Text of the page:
2021 Was the Year of the Latin Movie Musical, For Better or Worse
Stephen Speilberg’s self-described translation of West Side Story hit theaters on December 10, more than six decades after the original musical first graced Broadway. The film, which stars former teen heartthrob Ansel Elgort as Tony and breakthrough talent Rachel Zegler as Maria, brought many back to the movies this past holiday season before the Omicron outbreak. The age-old Romeo and Juliet retelling has proved to earn its legacy, bringing the beloved show tunes to an entirely new generation. Despite positive reviews, Speilberg had another goal, aside from box office success, for the film about teenage gangs in 1950’s New York City: an accurate and respectful portrayal of Puerto Ricans and the Latin community. Throughout the casting process, Speilberg mandated that only Latin actors would play the Puerto Rican parts, straying away from the long-held tradition of white actors in these roles. Though Zegler is of Colombian descent and David Alvarez, who plays Bernardo, is Cuban, much of the cast is Puerto Rican, including Ariana DeBose as Anita, ensuring an authenticity that extends beyond the screen. The crew also worked closely with the actors to ensure that each character and scene portrayal was true to their experiences. The 1961 West Side Story film is infamous for its representation of Hispanics. Despite the overannuciated accents and throwaway racial slurs, most glaring is the film’s use of white actors in brownface. It’s painfully ironic to watch George Chakiris and his white co-stars sing about the racism their characters endure while wearing what looks like motor oil on their faces. Rita Moreno, who played Anita, also recalls having her skin darkened for the film, despite actually being Puerto Rican and one of the only Hispanic actors on set. When she brought up this concern to her makeup artist, stating that Puerto Ricans came in a variety of skin colors, she was called a racist. 2021’s West Side is the more bearable watch for the modern age. The characters speak Spanish beyond the sole “vamanos” and “muchacho” used in the original film, having full conversations without subtitles or English reiterations. Another careful touch is the addition of “La Borinqueña,” a number sung by the Sharks declaring their love for their native Puerto Rico, and taking the 2009 Broadway revival’s direction of including songs completely in Spanish. The racism and bigotry the Sharks face hit close to home in the 21st century. Speilberg has made it clear that accurate representation was both non-negotiable and at the core of his version. It shows and, largely, pays off. The conversation of Latin visibility, onstage and onscreen, is not new. 2021, however, made the movie musical hip again, particularly the movie musical centering Hispanic stories. Animated movies such as Disney’s Encanto and Netflix’s Vivo brought Colombian and Cuban culture to family-friendly movie nights. In The Heights, released June 4 and based on the 2008 musical by Lin-Manuel Miranda, could be considered West Side Story’s cinematic companion. Both are stage plays brought to the screen, and both have been criticized, at some point, for their portrayal of Latinos. Miranda came under fire for the lack of dark-skinned Afro-Latin representation in his film, despite the large population, particularly of Afro-Dominicans, living in Washington Heights. Fuel was only added to the blaze when director Jon M. Chu and actress Melissa Barerra, who plays Vanessa, stated the film’s extras, who were not given lines and were seldom seen outside of large group numbers, as prime examples of Afro-Latin people in the film. Visibility was reduced to the background. In The Heights brings up a necessary discussion of colorism in film, as well as what it means to be seen and represented by your own community. Some critics say that the film is a complete erasure of the Afro-Latin community in Washington Heights, while others point out that Leslie Grace, who played one of the lead roles, Nina, identifies as Afro-Latina, and sets a sole example. In the end, the film still largely depicts a light-skinned Latin population in the upper Manhattan neighborhood that, for most, is not true to life. Both West Side Story and In The Heights center paramount Hispanic presences in New York City, as well as what it means to belong, both to America and one’s home country. What really links both films together, though, is the unfortunate fact that they are two of such few examples of Latin stories in theater and film. The large success of West Side Story, and the criticism of In The Heights, show just how much is at stake when our communities are finally thrown in the spotlight. As cultural critic Soraya McDonald states in an interview with Vox, “If there were multiple tentpoles starring and directed by people of color, and it didn’t feel like such a big deal and such an event, then it wouldn’t matter as much.” When there is so little representation to begin with, it can feel wrong to complain, to not just take what Hollywood gives us. But when these blockbusters make it big, they showcase rich, and deeply personal, histories and cultures to outside audiences with their own assumptions. How is one supposed to find belonging if they can’t see themselves in the first place?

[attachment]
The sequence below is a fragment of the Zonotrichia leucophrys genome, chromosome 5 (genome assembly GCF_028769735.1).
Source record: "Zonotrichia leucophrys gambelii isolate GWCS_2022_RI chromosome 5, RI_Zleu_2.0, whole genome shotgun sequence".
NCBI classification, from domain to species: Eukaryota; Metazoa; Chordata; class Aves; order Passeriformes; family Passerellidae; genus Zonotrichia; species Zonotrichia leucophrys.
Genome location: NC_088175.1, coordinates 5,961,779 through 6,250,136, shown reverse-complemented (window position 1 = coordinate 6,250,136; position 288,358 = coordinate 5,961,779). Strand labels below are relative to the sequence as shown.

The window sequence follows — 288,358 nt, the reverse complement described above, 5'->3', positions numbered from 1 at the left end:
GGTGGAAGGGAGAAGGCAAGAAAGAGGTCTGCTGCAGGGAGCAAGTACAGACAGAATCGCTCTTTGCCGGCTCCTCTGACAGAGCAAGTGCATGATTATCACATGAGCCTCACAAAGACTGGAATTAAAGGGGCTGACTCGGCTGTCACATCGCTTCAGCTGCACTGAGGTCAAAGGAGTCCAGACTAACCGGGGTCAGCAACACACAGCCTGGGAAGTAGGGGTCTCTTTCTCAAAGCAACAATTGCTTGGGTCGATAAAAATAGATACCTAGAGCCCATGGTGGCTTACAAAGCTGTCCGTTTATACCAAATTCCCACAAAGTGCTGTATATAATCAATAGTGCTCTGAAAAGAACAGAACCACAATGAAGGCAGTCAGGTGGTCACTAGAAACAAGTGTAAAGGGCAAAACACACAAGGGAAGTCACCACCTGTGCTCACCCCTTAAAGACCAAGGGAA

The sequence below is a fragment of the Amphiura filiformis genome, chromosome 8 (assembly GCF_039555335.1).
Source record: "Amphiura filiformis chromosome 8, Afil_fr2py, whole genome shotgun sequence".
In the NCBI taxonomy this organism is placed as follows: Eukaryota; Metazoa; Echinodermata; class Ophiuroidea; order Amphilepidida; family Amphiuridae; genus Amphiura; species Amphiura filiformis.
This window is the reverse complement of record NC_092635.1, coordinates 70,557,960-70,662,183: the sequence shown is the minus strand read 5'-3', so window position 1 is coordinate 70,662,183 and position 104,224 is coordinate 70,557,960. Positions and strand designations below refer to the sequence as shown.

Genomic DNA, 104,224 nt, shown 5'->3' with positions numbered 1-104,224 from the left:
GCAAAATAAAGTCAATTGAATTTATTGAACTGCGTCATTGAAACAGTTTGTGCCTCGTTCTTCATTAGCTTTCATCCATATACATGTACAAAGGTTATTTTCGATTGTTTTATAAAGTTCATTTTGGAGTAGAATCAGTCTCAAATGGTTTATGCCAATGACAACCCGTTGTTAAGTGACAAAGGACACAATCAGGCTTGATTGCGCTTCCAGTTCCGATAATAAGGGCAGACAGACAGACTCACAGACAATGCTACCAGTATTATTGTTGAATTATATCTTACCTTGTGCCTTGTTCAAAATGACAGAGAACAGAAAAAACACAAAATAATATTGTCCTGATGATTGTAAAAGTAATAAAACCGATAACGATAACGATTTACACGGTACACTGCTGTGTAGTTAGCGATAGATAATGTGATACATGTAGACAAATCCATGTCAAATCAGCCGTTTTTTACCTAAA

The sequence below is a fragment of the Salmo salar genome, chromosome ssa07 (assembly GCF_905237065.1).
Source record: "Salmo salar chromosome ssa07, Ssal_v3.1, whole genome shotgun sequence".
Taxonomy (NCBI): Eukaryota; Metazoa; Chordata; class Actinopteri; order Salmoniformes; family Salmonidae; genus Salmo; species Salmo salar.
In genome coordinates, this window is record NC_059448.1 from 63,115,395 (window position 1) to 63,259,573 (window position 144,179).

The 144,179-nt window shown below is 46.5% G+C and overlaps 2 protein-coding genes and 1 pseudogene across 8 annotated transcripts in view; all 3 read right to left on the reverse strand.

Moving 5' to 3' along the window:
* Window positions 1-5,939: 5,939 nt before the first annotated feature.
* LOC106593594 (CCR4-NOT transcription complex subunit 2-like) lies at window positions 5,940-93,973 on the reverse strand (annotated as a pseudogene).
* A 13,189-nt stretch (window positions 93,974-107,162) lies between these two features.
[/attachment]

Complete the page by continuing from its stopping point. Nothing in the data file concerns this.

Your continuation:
West Side Story and In The Heights, while distinct in their own ways, are simply new adaptations of old material. They lead us to question what would happen if we scrapped these remakes altogether and created something completely new. Writer Carina del Valle Schorske questions what might become of musical theater if future generations of Hispanics refuse to partake in West Side Story, explaining that “we want…independence, to shine within a tradition we’ve authored ourselves.” I’m always scrambling to find any film, musical or not, with Guatemalan or Central American representation, to see and share what makes my culture unique. Writing new, broader stories centering one’s community might be the only way forward.
One of the most emotional parts of 2021’s West Side Story is a song sung by Rita Moreno, who plays the new role Valentina, the owner of the soda shop that the Jets and Sharks frequent. Towards the end of the movie, when the racial tension between the gangs is at its climax, Moreno croons a raspy, near acapella version of “Somewhere,” originally sung by Richard Beymer and Natalie Wood in 1961. This beloved figure in the Hispanic community represents old and new hope as she sings of a future that Valentina, and all of us Latin people watching, imagine. There’s a place for us, too; it’s just waiting for us to make it for ourselves. - Art by Dizzy Starfie